The SLR features a cold-hammer-forged chrome-lined barrel. Many competitor rifles feature relatively soft steel, unlined U.S.-made barrels whose primary objective seems to be keeping costs low. The bolt and carrier appear to be well machined, have crisp edges and are well fit. Even the stamped steel has a well-made feel to it that suggests a quality rifle.
The U.S. parts on this model consist of the stock, pistol grip and handguard, and two-stage Arsenal-made trigger. The finish on the rifle is even and a relatively attractive matte black color comparable to an entry-level AR finish.
AK-100 style compensator is very effective but easily unthreaded by hand to reduce length or weight forward.
The AK-100 style side-folding stock locks up extremely solid, with absolutely no play in any direction. The latch is metal to metal and provides a fixed-stock feel when opened. It is, conservatively, about a million times better than any of the alternative folder options on standard AKs.
The standard (Warsaw length) AK stock is about as good a general fit non-adjustable combat stock as is out there, so this one mimicking that shape and profile is a plus. The butt is covered by a stamped-steel pad with a trap for the cleaning kit capsule, and a button protrudes to release the folded stock from the side of the receiver. The stock is folded by pressing a button on the inboard (for right handers) side and swinging it over to latch into the receiver.
Folded length is 27 inches with the muzzle brake installed and 25 with it unthreaded. The folded rifle fits neatly into a large duffle and sundry other low-profile carriage options. For comparison, a 16-inch AR with stock collapsed is typically 32 inches, a little much to discreetly transport or store. Other traditionally handy rifles, such as the M1 Carbine (35.5 inches) and trapper-length 1892 lever-action carbine (33.5 inches), are not nearly as transportable as the folded SLR. The rifle weighs in at 7.3 pounds unloaded.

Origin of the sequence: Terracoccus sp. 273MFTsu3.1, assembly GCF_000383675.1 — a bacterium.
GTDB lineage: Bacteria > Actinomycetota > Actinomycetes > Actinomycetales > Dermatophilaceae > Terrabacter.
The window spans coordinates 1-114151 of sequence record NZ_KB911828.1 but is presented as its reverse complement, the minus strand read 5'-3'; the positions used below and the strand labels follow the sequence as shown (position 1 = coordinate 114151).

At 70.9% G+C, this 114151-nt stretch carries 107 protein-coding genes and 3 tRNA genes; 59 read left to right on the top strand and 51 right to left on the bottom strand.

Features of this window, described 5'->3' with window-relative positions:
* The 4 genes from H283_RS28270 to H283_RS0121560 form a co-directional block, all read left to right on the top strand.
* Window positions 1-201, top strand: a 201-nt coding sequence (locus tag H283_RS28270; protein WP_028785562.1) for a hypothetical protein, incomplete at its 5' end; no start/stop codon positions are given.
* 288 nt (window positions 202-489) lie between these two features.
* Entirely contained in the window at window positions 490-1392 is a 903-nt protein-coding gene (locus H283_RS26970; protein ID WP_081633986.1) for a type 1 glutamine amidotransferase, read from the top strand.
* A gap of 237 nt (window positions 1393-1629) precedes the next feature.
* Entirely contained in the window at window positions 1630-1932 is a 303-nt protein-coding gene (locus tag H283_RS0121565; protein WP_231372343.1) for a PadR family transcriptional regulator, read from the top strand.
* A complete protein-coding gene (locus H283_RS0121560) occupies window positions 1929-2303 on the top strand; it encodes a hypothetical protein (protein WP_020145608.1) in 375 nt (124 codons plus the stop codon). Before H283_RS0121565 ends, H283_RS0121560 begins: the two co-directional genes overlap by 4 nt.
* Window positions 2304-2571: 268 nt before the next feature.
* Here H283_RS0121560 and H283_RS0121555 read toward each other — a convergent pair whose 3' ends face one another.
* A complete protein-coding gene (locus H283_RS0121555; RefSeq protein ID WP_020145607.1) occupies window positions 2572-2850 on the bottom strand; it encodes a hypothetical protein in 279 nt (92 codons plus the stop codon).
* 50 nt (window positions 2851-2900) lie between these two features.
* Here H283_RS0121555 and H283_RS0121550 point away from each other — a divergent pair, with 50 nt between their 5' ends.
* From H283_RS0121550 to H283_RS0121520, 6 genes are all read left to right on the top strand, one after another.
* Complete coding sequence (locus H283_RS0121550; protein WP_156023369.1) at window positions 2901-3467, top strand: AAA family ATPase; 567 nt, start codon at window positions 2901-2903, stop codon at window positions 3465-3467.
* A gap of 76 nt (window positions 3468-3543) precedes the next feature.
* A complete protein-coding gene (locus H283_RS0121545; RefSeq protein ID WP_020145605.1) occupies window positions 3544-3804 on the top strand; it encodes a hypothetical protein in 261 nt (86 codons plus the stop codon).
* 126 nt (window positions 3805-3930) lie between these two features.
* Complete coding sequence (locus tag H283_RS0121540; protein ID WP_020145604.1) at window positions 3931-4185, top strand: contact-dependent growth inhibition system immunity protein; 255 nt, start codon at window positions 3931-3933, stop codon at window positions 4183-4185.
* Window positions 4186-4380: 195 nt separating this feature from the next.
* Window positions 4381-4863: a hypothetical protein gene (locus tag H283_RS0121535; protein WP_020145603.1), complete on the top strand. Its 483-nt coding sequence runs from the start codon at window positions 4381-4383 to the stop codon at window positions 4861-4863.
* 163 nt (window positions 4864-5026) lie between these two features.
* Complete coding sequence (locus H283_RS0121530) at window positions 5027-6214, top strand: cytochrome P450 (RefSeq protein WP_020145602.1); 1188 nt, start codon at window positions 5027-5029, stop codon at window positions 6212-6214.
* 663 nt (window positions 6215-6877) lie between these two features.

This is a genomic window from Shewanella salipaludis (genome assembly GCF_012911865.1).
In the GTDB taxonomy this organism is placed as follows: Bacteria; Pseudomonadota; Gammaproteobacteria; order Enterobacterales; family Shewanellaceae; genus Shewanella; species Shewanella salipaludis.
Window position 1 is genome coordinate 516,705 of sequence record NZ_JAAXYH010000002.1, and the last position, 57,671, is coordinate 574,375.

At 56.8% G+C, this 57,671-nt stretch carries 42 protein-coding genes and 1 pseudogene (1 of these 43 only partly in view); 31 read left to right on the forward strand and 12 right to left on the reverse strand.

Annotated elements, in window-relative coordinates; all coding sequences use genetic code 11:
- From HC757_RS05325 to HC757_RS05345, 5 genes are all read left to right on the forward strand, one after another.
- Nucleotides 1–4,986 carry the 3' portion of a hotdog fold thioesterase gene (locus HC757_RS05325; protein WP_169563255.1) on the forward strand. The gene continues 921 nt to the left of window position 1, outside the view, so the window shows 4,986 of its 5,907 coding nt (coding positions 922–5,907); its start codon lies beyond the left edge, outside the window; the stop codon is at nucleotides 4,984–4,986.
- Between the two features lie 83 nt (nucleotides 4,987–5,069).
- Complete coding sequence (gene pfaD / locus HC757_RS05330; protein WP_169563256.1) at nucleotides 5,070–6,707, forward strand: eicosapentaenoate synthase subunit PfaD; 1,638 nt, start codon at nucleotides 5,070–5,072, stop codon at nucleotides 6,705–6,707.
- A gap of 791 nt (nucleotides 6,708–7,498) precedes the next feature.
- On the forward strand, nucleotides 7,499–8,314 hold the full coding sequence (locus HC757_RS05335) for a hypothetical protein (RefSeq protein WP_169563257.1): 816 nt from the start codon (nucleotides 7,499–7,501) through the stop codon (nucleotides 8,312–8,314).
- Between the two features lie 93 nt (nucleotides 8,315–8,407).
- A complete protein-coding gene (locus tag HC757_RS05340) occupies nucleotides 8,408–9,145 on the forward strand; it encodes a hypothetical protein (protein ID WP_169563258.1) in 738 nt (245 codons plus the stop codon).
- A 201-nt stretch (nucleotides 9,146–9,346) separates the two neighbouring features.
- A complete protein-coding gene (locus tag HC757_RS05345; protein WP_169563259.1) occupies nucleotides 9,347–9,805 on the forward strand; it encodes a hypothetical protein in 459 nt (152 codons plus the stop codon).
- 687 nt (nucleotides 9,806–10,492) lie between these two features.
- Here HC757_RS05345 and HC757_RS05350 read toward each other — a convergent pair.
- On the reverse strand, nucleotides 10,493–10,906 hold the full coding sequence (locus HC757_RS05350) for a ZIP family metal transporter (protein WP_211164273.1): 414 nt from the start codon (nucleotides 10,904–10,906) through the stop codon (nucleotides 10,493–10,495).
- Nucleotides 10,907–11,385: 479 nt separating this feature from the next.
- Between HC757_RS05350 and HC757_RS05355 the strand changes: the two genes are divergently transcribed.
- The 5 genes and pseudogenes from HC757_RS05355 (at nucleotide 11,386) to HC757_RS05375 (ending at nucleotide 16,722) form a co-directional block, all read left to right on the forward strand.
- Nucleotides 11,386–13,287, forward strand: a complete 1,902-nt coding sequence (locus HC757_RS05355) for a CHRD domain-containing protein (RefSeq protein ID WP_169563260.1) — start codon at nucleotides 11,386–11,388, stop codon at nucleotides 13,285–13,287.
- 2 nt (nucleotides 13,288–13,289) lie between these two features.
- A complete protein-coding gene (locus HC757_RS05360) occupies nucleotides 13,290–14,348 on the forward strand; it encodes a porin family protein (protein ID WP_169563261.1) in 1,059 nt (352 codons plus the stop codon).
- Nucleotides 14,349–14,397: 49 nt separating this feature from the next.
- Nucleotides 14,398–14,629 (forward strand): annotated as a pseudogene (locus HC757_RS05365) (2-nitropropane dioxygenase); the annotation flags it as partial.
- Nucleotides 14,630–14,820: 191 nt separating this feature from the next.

Unlike most AK triggers, the Arsenal trigger is a two-stage unit. It is similar in feel to a standard M4 trigger, having a weighted take-up through the first stage (albeit longer travel in this case) with a fairly crisp break with some movement through it. In dry fire, it felt somewhat heavy but manageable, with a predictable break, unlike the standard AK almost double-action-like “roll.” The trigger broke at 11 pounds straight through or just over seven counting the second stage only. For the shooter transitioning to the AK scene from AR use, the trigger will be similar, although heavy as issued.
SLR with included accessories. Folded length is a mere 25 inches.
FIRE IT UP
Taking the rifle to the range, the typically horrible 800-meter AK sights assaulted my sensibilities but were well regulated, and accuracy was in the 1.5- to 2-inch range for three shots at 100 yards from prone over a rest. This is as good as most samples of the revered 1903 Springfield will do with more precise iron sights, and better than many rifles out there.
I could hit clay birds on the berm at 100 meters with some consistency, so my hopes for the Bulgarian barrel were validated. The rifle is limited more by the sight picture offered and heavy trigger, both of which I can change, and not the inherent consistency. I was pleased.
I was not pleased with the initial reliability. The SLR’s trigger stuck to the rear ten times in the first 100 rounds and did not reset. The trigger had to be manually reset and would then fire normally. In tearing the rifle down, I discovered that the disconnector shelf had a small ridge from manufacture and, where the parts met, it required the first few boxes of ammo to wear down to a point that it would consistently release to reset. Feeding and cycling of the rifle were smooth and trouble-free thereafter.
SLR can be pressed into service with stock folded if transported or carried in that manner, with acceptable speed and accuracy until the situation allows the shooter to get the stock around.